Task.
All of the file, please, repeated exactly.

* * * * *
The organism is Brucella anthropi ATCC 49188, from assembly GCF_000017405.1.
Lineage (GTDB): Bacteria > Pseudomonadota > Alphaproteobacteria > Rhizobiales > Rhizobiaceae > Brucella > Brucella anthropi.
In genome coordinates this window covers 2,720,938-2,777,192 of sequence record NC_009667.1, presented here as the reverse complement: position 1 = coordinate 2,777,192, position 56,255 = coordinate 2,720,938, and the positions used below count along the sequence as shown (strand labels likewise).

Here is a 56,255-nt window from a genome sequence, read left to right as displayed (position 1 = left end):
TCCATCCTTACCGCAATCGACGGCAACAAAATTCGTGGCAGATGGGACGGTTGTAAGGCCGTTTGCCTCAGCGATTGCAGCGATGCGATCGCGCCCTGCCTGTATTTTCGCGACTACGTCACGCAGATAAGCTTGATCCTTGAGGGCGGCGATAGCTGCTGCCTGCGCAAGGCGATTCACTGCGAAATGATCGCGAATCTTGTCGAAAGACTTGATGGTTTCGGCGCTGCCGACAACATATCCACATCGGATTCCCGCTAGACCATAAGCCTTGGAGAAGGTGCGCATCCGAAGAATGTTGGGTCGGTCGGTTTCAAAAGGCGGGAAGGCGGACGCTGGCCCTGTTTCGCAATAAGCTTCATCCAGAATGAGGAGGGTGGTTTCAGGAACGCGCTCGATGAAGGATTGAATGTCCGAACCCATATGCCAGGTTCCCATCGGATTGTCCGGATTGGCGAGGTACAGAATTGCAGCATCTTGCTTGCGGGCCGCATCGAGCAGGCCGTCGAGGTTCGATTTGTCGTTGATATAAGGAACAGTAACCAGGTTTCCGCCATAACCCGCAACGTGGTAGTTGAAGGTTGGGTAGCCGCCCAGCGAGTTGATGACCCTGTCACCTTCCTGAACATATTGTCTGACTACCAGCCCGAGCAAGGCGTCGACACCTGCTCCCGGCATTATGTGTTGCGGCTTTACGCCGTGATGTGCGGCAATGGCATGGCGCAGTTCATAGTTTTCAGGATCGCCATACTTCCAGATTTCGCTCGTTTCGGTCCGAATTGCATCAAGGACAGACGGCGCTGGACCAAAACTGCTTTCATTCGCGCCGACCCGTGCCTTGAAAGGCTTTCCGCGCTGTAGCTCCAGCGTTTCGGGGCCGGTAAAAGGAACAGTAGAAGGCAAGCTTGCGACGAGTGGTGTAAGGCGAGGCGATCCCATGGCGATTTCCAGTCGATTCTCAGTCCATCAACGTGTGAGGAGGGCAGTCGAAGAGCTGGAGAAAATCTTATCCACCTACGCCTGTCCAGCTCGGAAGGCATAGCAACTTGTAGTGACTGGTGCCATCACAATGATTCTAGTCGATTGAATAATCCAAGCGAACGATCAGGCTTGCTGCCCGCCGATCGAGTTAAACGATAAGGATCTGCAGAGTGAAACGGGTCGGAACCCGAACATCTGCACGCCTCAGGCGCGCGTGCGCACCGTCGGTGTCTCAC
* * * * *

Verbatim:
The organism is Brucella anthropi ATCC 49188, from assembly GCF_000017405.1.
Lineage (GTDB): Bacteria > Pseudomonadota > Alphaproteobacteria > Rhizobiales > Rhizobiaceae > Brucella > Brucella anthropi.
In genome coordinates this window covers 2,720,938-2,777,192 of sequence record NC_009667.1, presented here as the reverse complement: position 1 = coordinate 2,777,192, position 56,255 = coordinate 2,720,938, and the positions used below count along the sequence as shown (strand labels likewise).

Here is a 56,255-nt window from a genome sequence, read left to right as displayed (position 1 = left end):
TCCATCCTTACCGCAATCGACGGCAACAAAATTCGTGGCAGATGGGACGGTTGTAAGGCCGTTTGCCTCAGCGATTGCAGCGATGCGATCGCGCCCTGCCTGTATTTTCGCGACTACGTCACGCAGATAAGCTTGATCCTTGAGGGCGGCGATAGCTGCTGCCTGCGCAAGGCGATTCACTGCGAAATGATCGCGAATCTTGTCGAAAGACTTGATGGTTTCGGCGCTGCCGACAACATATCCACATCGGATTCCCGCTAGACCATAAGCCTTGGAGAAGGTGCGCATCCGAAGAATGTTGGGTCGGTCGGTTTCAAAAGGCGGGAAGGCGGACGCTGGCCCTGTTTCGCAATAAGCTTCATCCAGAATGAGGAGGGTGGTTTCAGGAACGCGCTCGATGAAGGATTGAATGTCCGAACCCATATGCCAGGTTCCCATCGGATTGTCCGGATTGGCGAGGTACAGAATTGCAGCATCTTGCTTGCGGGCCGCATCGAGCAGGCCGTCGAGGTTCGATTTGTCGTTGATATAAGGAACAGTAACCAGGTTTCCGCCATAACCCGCAACGTGGTAGTTGAAGGTTGGGTAGCCGCCCAGCGAGTTGATGACCCTGTCACCTTCCTGAACATATTGTCTGACTACCAGCCCGAGCAAGGCGTCGACACCTGCTCCCGGCATTATGTGTTGCGGCTTTACGCCGTGATGTGCGGCAATGGCATGGCGCAGTTCATAGTTTTCAGGATCGCCATACTTCCAGATTTCGCTCGTTTCGGTCCGAATTGCATCAAGGACAGACGGCGCTGGACCAAAACTGCTTTCATTCGCGCCGACCCGTGCCTTGAAAGGCTTTCCGCGCTGTAGCTCCAGCGTTTCGGGGCCGGTAAAAGGAACAGTAGAAGGCAAGCTTGCGACGAGTGGTGTAAGGCGAGGCGATCCCATGGCGATTTCCAGTCGATTCTCAGTCCATCAACGTGTGAGGAGGGCAGTCGAAGAGCTGGAGAAAATCTTATCCACCTACGCCTGTCCAGCTCGGAAGGCATAGCAACTTGTAGTGACTGGTGCCATCACAATGATTCTAGTCGATTGAATAATCCAAGCGAACGATCAGGCTTGCTGCCCGCCGATCGAGTTAAACGATAAGGATCTGCAGAGTGAAACGGGTCGGAACCCGAACATCTGCACGCCTCAGGCGCGCGTGCGCACCGTCGGTGTCTCAC